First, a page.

In theory, you're doing everything right. You're counting calories, exercising, getting enough sleep, etc, but the pounds just won't fall off. Could it be mind control? Women's Health has the story below.
Counting calories, measuring portions, tracking steps — when it comes to dropping pounds, we like our efforts to feel tangible. But there’s a pretty critical side to weight loss that a lot of us ignore, and that’s the mental game. According to a new survey, only one in 10 people believe that emotional issues (which can lead to overeating) factor into weight loss.
The national survey by Orlando Health asked 1,005 Americans what they thought the obstacles were when it comes to losing weight. After taking a look at the data, the study authors found that 31 percent of participants think lack of exercise is the hardest thing to overcome, 26 percent said eating the right food is the toughest part, and 17 percent said the financial burden of living a healthy lifestyle is the biggest obstacle. Only 10 percent thought that "psychological wellbeing" was the most crucial barrier to dropping pounds.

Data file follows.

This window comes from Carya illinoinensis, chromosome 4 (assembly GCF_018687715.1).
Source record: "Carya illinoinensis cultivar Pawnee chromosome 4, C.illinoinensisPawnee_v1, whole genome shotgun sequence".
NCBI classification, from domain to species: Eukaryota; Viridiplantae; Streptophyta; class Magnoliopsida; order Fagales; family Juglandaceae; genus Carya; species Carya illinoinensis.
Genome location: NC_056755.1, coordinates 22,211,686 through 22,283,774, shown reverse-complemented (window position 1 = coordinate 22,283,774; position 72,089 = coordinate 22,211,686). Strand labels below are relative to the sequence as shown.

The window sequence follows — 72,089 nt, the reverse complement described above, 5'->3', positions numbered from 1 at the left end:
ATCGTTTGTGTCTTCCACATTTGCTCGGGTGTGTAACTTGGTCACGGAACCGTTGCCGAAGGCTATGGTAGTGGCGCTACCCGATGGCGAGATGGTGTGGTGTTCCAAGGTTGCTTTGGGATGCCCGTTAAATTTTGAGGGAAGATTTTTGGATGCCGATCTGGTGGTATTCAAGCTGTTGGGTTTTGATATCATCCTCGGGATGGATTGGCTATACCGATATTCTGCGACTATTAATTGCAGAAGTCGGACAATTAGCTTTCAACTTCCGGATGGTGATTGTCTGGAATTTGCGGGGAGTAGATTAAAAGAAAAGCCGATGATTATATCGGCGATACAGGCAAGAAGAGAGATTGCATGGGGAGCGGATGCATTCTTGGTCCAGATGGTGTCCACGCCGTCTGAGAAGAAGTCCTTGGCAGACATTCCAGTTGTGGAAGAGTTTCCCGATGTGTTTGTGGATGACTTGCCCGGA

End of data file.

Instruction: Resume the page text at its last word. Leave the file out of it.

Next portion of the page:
Though the survey takers may have been confused about what one's "psychological wellbeing" actually meant (it kinda sounds like a person's mental stability, right?), it's apparent that many of us are convinced that you can muscle your way to a fitter body by diet and exercise alone.
“We tend to think that our mind and body are separate, but they're completely intertwined," says Michelle May, M.D., author of "Eat What You Love, Love What You Eat".
Every single one of us is an emotional eater, says May, and that’s totally normal and healthy. (Woo hoo!) We celebrate holidays and birthdays with food, and we connect with our partners and friends over big dinners. Though food makes us feel loved and comforted, sadly, the effects are only temporary. That's why we often keep going back for more and more and more. Plus, no matter how much you restrict yourself or clock in gym time, your emotional need for food can keep you from meeting your goals.
While that is super-frustrating, pausing to notice how you feel physically and emotionally in the moment can make a huge difference in reaching your weight-loss goal, says May.
Check out the strategies May's clients use to conquer the emotional side of eating by clicking here.